Mood swings and personality changes. People with lupus may experience unpredictable changes in moods and personality traits. This can include feeling of anger and irritability. These may be related to the disease process or, in some cases, the use of corticosteroid medications.

Getting Help for the Emotional Effects of Lupus

If you are experiencing any of these problems, it’s important to discuss them with your doctor. Your doctor can help you find solutions. These may include a change in medication to control your lupus. Or, the doctor may add medications to treat problems like anxiety and depression.

Your doctor may also refer you to a mental health professional, who will be able to help you identify additional ways to cope with lupus.

How You Can Help Yourself

There are steps you can take to cope better with lupus, including:

Educating yourself -- and others. Learn as much as you can about the disease and its treatment. Share information with friends and family members so they will better understand the disease and how it affects you. Their support is important to success in managing the illness.

Practicing healthy lifestyle habits. Exercise regularly; eat a healthy, balanced diet; get enough rest; and avoid alcoholic beverages, particularly if you are depressed. Alcohol is a natural depressant. It can markedly increase the severity of depression and its symptoms.

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Learning stress-management techniques. Living with a chronic disease is stressful. A mental health professional can teach you techniques, such as progressive muscle relaxation, guided imagery, and meditation, that you can use regularly to cope with the stress of lupus. Other stress relievers you can try include listening to soothing music, taking a warm bath or a walk, or doing some gentle exercises.

Doing activities you enjoy. Lupus may limit some activities. So it’s important to find things you enjoy doing and take time to do them. These activities can be as simple as reading a good book or doing thoughtful things for others.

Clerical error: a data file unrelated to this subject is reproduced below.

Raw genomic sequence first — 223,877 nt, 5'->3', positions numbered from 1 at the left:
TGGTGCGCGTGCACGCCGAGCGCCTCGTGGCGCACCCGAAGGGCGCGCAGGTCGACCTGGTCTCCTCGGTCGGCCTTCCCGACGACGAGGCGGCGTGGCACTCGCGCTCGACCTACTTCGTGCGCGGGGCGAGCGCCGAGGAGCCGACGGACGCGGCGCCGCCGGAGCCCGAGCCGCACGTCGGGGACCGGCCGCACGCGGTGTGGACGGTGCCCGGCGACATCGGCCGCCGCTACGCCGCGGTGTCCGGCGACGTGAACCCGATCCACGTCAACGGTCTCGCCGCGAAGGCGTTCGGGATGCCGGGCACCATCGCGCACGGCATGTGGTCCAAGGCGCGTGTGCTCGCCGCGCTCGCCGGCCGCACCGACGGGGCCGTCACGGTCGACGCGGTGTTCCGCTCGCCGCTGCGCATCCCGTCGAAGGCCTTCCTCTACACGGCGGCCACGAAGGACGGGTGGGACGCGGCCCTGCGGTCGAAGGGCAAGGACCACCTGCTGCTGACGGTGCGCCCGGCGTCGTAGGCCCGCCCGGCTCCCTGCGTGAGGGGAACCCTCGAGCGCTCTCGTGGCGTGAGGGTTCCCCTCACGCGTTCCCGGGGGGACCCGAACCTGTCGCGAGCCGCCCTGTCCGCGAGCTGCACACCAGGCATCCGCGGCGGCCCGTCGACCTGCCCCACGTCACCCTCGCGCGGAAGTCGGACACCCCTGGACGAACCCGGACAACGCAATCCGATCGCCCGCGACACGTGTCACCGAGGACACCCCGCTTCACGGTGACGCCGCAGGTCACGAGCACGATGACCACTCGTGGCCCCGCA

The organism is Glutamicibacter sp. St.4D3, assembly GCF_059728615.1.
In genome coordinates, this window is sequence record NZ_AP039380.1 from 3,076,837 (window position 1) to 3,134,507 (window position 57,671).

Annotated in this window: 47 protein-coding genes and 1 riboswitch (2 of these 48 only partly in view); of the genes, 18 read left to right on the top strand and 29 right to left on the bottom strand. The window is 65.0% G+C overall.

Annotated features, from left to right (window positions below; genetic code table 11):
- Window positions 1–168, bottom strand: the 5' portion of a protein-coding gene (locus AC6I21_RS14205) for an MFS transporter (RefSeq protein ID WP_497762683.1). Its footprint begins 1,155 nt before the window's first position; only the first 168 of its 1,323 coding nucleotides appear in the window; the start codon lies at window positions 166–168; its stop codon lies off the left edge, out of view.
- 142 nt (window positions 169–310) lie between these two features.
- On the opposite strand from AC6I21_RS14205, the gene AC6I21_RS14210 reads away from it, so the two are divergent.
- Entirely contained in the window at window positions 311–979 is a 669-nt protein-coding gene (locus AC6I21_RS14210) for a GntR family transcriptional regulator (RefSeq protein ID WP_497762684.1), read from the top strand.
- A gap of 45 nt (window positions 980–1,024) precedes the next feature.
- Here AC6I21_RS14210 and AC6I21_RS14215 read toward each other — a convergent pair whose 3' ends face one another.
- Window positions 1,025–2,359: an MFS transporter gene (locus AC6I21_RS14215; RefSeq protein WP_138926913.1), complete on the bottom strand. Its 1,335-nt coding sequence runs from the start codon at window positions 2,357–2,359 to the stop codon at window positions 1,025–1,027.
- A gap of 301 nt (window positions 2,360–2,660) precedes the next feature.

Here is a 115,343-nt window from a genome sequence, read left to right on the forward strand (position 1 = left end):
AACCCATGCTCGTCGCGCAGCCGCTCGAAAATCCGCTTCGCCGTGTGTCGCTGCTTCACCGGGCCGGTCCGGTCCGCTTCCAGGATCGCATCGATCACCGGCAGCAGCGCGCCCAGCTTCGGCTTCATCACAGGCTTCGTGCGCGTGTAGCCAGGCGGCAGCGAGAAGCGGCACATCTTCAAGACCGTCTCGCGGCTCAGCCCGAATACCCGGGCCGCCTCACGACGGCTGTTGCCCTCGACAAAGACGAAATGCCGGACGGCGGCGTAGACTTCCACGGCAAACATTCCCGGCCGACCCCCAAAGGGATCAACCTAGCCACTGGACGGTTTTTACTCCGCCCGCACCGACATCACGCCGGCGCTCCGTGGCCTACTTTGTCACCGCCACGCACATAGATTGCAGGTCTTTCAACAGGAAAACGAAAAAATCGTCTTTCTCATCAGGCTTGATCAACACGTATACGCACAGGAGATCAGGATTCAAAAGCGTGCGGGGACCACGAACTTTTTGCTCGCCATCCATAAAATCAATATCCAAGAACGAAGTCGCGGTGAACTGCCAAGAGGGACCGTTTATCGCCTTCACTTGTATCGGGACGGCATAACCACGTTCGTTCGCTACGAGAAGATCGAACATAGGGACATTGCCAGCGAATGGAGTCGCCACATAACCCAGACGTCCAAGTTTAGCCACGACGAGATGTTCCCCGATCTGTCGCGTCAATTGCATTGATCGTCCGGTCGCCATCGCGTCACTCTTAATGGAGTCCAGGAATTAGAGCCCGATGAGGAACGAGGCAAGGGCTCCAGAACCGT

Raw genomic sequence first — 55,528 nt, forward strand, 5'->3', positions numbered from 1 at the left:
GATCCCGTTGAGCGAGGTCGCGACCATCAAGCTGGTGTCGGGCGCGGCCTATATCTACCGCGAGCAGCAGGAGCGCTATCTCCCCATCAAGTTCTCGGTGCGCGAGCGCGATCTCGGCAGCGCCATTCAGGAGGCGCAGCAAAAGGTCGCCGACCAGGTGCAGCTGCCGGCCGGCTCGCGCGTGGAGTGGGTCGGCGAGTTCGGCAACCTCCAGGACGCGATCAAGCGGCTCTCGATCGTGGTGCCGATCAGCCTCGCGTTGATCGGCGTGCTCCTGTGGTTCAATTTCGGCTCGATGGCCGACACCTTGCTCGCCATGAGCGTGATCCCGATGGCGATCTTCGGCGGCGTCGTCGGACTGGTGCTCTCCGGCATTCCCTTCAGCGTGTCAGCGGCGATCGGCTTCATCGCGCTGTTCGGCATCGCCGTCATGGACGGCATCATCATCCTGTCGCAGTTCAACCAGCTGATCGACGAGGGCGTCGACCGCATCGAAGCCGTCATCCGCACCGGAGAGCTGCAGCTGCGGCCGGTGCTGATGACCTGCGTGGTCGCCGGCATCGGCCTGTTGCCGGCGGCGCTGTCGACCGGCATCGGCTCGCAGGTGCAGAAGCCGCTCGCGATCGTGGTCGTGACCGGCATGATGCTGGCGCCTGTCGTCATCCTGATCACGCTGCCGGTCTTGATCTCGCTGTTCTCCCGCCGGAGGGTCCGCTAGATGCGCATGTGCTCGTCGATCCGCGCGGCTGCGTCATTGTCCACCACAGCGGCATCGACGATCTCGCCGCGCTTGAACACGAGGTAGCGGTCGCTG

Seeking support. When you are feeling down, talk with a trusted friend, clergy member, or counselor. Consider joining a support group. To find a group for lupus patients near you, speak with your doctor or counselor or check with the Arthritis Foundation or Lupus Foundation of America.

Appreciating yourself. Although you have lupus, you likely have many other things, such as pretty eyes, a friendly smile, musical talent, or a flare for Cajun cooking. Don’t make lupus the focus of your life. Focus on your talents, abilities, and strengths.

WebMD Medical Reference Reviewed by David Zelman, MD on August 23, 2015

Sources

SOURCES:

Hospital for Special Surgery: “The Effects of Lupus and Lupus Medications on Mood” and “Lupus and Depression.”

National Institute of Arthritis and Musculoskeletal and Skin Diseases: “Lupus: A Patient Care Guide for Nurses and Other Health Professionals 3rd Edition: Chapter 4: Care of the Lupus Patient.”

National Institute of Arthritis and Musculoskeletal and Skin Diseases: “Handout on Health: Systemic Lupus Erythematosus.” 

Office of Health and Human Services: “The Ups and Downs: Coping with Lupus.”

Muscal E. Neurol Clin, Feb. 1, 2010.